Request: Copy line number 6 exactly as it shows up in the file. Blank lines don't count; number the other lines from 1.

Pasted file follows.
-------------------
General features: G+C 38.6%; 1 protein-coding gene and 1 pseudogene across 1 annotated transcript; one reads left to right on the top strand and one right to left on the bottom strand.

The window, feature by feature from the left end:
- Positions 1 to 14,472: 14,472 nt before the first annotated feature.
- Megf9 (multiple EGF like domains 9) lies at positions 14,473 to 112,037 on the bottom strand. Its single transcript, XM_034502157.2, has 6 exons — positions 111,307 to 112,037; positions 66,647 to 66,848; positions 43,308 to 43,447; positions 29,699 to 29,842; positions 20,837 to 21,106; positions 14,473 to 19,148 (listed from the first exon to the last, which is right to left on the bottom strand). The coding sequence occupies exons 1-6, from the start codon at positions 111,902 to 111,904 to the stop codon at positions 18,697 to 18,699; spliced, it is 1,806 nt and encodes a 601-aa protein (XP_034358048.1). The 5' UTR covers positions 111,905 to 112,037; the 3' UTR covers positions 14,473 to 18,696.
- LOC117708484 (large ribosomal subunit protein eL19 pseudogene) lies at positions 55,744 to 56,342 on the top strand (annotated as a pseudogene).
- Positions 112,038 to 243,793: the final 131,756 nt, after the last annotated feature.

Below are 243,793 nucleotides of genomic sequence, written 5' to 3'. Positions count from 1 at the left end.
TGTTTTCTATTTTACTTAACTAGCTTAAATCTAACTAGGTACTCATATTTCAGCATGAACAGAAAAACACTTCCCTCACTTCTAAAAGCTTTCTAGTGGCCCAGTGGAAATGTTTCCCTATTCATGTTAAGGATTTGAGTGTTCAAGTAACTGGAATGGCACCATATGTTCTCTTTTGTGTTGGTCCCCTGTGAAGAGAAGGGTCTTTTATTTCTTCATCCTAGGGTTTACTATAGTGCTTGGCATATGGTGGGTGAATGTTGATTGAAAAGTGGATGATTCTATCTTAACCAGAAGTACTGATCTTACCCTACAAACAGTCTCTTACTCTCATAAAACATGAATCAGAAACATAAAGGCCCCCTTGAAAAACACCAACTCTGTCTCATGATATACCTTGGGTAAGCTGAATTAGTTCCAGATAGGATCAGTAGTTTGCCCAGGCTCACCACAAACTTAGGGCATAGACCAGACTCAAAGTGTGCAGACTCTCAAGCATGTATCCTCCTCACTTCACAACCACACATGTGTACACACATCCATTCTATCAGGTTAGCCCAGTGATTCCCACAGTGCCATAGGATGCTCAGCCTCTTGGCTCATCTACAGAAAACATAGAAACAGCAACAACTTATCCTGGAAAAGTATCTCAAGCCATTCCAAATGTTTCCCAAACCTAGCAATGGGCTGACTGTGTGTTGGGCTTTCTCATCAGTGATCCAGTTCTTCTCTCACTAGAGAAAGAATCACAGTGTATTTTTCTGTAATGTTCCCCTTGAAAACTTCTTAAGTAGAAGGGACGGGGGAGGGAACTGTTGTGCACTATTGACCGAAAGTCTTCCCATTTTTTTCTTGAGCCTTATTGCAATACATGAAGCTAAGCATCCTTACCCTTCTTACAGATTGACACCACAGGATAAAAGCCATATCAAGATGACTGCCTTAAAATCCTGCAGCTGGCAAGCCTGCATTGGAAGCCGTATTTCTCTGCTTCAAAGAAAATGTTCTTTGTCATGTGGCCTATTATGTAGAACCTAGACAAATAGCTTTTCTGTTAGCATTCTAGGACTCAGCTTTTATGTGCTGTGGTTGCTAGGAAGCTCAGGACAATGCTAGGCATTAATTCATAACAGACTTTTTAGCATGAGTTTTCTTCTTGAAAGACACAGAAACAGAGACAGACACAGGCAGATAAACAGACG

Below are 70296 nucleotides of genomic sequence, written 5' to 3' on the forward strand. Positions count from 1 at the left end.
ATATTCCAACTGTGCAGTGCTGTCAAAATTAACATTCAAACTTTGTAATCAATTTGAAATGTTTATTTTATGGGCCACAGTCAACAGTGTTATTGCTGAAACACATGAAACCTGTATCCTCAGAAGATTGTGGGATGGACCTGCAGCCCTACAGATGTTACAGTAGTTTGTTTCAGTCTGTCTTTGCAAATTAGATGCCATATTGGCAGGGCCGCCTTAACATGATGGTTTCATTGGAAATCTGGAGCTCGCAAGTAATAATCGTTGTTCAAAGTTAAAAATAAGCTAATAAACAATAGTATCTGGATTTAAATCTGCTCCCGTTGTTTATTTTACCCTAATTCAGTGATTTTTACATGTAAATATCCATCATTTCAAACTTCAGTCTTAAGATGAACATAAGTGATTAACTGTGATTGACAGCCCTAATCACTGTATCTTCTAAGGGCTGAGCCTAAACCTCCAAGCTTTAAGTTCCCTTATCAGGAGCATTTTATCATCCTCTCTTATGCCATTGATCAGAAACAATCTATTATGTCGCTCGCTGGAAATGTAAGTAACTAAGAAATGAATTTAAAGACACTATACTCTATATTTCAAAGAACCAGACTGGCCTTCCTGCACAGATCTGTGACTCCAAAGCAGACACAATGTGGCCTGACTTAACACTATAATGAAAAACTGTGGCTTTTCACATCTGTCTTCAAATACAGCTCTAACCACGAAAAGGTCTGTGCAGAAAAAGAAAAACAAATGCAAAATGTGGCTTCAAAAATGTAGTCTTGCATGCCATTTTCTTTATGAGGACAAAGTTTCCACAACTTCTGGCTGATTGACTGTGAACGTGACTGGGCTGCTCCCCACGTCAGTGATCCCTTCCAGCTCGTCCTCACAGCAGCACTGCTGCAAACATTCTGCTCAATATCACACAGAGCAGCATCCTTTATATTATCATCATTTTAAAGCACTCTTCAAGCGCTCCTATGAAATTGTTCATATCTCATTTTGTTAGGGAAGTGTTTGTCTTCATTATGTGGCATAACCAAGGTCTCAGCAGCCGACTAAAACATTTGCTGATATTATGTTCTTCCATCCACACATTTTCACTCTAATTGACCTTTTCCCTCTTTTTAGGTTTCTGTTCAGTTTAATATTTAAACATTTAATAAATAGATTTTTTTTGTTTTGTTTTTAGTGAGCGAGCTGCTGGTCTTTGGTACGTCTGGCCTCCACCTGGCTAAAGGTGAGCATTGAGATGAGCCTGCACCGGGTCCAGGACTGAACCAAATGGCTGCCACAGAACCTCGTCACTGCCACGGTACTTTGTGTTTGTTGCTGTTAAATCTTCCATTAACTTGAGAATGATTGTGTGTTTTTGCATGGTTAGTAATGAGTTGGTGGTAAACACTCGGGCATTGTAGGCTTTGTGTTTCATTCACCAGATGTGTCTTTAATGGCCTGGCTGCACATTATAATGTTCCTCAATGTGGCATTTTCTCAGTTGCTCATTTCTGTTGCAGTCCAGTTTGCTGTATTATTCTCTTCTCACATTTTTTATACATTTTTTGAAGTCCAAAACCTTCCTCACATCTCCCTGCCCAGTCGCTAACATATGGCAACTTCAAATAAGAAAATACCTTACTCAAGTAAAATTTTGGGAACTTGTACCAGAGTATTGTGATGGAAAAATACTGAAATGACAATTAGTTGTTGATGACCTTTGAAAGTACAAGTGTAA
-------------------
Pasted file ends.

- Positions 112,038 to 243,793: the final 131,756 nt, after the last annotated feature.